For many of us, the winter holidays are a time for family get-togethers and gift-giving. However, for some community members that are starting over due to domestic violence or sexual assault, the holidays can be complicated, to say the least.
That’s where our friends at InterAct step in. They’re a Wake County nonprofit that strives to rebuild lives and secure safer futures for domestic and sexual violence victims, survivors, and their families.
Every December the nonprofit undergoes a magical winter metamorphosis. The agency turns into a “store” where parents and their children can pick gifts and wrap them for family members. They also invite families to take fun, keepsake pictures in front of a festive backdrop.
As part of Lulu’s commitment to empowering marginalized voices, we held an InterAct toy drive. Participants donated new toys, with a focus on gifts for kids 10 to 12 years old, as well as gift-wrapping supplies. We also volunteered at the InterAct facility to sort through the holiday goodies.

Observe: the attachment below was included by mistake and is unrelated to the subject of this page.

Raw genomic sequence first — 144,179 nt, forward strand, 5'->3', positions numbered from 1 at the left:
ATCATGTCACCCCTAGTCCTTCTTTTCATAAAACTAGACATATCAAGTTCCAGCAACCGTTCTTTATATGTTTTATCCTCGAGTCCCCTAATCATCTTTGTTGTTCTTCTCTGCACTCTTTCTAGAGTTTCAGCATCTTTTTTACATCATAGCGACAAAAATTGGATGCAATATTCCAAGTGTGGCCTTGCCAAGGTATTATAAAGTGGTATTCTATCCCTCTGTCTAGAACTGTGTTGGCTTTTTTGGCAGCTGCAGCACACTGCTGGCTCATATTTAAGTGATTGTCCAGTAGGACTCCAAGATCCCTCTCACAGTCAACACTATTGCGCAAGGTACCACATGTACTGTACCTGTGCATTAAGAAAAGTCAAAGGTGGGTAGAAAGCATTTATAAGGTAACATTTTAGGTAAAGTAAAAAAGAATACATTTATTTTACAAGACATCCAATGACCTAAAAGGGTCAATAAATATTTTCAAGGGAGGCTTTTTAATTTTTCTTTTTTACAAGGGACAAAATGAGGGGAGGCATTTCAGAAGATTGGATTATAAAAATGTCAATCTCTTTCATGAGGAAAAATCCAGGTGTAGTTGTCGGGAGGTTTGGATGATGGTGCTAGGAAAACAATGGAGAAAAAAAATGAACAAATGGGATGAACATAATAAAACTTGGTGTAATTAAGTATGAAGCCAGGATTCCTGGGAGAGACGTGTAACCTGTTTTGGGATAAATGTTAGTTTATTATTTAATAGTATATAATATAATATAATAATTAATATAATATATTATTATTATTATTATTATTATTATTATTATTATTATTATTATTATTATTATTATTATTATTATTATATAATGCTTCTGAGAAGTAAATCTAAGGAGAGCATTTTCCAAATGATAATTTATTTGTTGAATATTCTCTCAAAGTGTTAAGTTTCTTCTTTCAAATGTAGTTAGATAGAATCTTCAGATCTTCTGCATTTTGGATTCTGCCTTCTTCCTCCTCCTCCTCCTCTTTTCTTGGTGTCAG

We arrived with our car full of donations and were warmly greeted by Laura Nelson, the Volunteer and Community Engagement Coordinator. She explained the task at hand—sorting the donations by age group and type.
When we entered the room, we were awestruck by the volume of donations in a concentrated place. It was like the contents of a toy store had been shaken out and landed slightly haphazardly on a few tables and the surrounding floor. It was hard not to feel the giddiness of childhood rekindled.
Still, we had a mission so we got to work! Together, we sorted the toys by age from infants all the way to teens. We made sure the donations were laid out in a way that was accessible and inviting. Likewise, we stocked toys beneath the tables for volunteers to replenish the bounty. We wanted to be mindful of families that would arrive later in the day and ensure their experience was just as magical as early attendees.
Our hope is that in lending a helping hand, we can help community members focus on the next chapter of their lives. Sexual assault and domestic violence don’t have the be their whole story.